ROBERT O’CONNOR: I am the sort of artist who has changed lanes musically with each era of my career — but there is always strong pop melody at the core. I have come from a traditional singer/songwriter sound on my debut album through indie pop on the follow-up and then when I returned in 2018 after a hiatus I came back as very much a country artist with a string of singles that I’m still very proud of. I found a force pulling me back to making electronic pop music and for the past two years I’ve been exploring different flavours of that genre — from more modern EDM on ‘Transcendence’ to a much more nostalgic sound on my new EP ‘Severance’. I think my lyrics are true-to-life and storytelling and will resonate with listeners, but also I think I have the benefit of the production of the actual music not sounding much like anything else you’ll hear on radio right now. Some of these songs sound like long lost ‘80s or ‘90s tracks, and I think that resonates with a niche group of people.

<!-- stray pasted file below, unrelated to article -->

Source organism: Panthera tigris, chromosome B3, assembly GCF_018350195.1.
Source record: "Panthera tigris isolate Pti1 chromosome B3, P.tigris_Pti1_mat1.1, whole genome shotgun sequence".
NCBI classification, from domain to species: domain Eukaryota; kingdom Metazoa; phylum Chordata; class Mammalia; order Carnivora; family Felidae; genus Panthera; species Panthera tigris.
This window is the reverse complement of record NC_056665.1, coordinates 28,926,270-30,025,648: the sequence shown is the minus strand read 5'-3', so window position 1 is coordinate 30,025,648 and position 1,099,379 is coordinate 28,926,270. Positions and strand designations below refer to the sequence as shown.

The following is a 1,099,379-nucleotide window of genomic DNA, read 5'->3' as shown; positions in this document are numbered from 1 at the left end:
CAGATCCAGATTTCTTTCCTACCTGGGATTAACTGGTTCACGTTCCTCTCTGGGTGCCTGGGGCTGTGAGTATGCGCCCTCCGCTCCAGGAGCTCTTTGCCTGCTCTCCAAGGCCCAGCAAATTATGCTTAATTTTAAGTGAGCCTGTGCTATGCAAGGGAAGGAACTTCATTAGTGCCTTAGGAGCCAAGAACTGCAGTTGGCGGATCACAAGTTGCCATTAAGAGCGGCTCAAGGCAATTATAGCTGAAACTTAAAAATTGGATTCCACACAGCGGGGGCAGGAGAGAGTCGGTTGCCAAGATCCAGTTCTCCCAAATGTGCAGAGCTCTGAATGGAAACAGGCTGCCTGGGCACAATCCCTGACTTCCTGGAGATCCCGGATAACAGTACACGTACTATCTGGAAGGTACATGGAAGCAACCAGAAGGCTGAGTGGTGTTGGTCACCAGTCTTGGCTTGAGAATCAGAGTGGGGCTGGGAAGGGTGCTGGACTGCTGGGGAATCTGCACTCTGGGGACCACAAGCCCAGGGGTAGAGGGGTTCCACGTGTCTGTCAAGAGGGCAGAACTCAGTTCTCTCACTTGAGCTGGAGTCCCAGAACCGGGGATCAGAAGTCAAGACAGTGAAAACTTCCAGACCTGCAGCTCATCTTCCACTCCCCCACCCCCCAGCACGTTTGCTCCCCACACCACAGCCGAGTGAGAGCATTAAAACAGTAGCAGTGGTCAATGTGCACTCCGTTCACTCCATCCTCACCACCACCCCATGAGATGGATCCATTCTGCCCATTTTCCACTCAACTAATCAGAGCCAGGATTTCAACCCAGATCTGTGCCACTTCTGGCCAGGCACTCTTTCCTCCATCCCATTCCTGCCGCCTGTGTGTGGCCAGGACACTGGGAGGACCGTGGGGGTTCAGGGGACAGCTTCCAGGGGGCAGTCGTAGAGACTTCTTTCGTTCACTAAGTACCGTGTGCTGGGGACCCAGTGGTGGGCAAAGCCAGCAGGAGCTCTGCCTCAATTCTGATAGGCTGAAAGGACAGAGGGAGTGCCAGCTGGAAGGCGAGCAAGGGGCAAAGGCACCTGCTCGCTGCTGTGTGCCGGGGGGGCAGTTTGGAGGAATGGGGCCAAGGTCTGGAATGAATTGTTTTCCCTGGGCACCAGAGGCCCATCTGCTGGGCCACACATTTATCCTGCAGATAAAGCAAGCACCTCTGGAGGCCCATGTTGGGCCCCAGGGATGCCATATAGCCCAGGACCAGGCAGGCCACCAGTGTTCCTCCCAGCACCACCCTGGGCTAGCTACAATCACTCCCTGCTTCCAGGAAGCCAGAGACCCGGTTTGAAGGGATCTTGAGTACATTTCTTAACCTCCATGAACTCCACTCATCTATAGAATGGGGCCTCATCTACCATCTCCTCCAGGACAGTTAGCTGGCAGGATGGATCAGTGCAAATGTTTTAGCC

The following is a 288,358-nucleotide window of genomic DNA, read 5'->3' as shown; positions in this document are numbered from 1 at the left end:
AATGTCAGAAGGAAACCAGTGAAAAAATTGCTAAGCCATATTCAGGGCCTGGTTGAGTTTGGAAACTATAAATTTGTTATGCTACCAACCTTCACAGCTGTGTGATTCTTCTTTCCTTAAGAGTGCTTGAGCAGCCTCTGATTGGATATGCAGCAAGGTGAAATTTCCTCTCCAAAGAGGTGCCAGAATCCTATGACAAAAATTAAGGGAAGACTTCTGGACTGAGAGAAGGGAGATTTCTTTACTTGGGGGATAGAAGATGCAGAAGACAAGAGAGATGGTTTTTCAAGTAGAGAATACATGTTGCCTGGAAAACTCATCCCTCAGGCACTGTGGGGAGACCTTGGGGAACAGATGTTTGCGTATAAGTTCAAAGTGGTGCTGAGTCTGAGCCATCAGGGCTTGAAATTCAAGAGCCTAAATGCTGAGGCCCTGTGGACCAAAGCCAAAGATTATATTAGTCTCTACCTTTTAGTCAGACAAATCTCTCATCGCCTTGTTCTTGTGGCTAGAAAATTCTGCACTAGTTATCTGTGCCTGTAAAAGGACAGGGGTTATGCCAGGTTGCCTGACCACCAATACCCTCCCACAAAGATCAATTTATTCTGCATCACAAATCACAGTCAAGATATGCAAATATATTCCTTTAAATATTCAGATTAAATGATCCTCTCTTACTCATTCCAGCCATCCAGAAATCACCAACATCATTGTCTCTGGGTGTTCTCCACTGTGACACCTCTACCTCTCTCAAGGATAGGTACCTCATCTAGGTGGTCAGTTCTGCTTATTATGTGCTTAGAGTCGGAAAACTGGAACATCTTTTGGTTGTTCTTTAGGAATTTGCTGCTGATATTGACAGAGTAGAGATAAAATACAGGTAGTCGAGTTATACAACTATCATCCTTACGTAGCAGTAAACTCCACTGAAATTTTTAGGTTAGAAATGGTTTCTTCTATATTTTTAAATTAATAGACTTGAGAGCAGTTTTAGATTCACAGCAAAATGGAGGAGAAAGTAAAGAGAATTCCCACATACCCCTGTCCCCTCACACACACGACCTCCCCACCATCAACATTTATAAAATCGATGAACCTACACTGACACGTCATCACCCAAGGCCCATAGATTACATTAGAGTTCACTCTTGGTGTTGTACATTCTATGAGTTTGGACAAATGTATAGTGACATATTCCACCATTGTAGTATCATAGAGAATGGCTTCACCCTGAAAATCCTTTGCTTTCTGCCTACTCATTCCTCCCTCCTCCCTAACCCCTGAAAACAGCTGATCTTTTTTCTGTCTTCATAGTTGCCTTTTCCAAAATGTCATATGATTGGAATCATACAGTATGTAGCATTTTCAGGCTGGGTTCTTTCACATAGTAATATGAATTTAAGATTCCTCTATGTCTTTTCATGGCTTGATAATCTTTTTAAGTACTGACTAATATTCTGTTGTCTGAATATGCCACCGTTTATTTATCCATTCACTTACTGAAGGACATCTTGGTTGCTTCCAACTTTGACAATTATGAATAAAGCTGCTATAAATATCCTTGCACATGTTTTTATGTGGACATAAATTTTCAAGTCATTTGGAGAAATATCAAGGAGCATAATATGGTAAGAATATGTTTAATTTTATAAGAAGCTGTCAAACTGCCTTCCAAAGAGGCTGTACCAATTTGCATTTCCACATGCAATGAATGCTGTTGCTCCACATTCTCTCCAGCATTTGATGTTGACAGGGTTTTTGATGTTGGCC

6. What’s your view on the role and function of music as political, cultural, spiritual, and/or social vehicles – and do you try and affront any of these themes in your work, or are you purely interested in music as an expression of technical artistry, personal narrative and entertainment?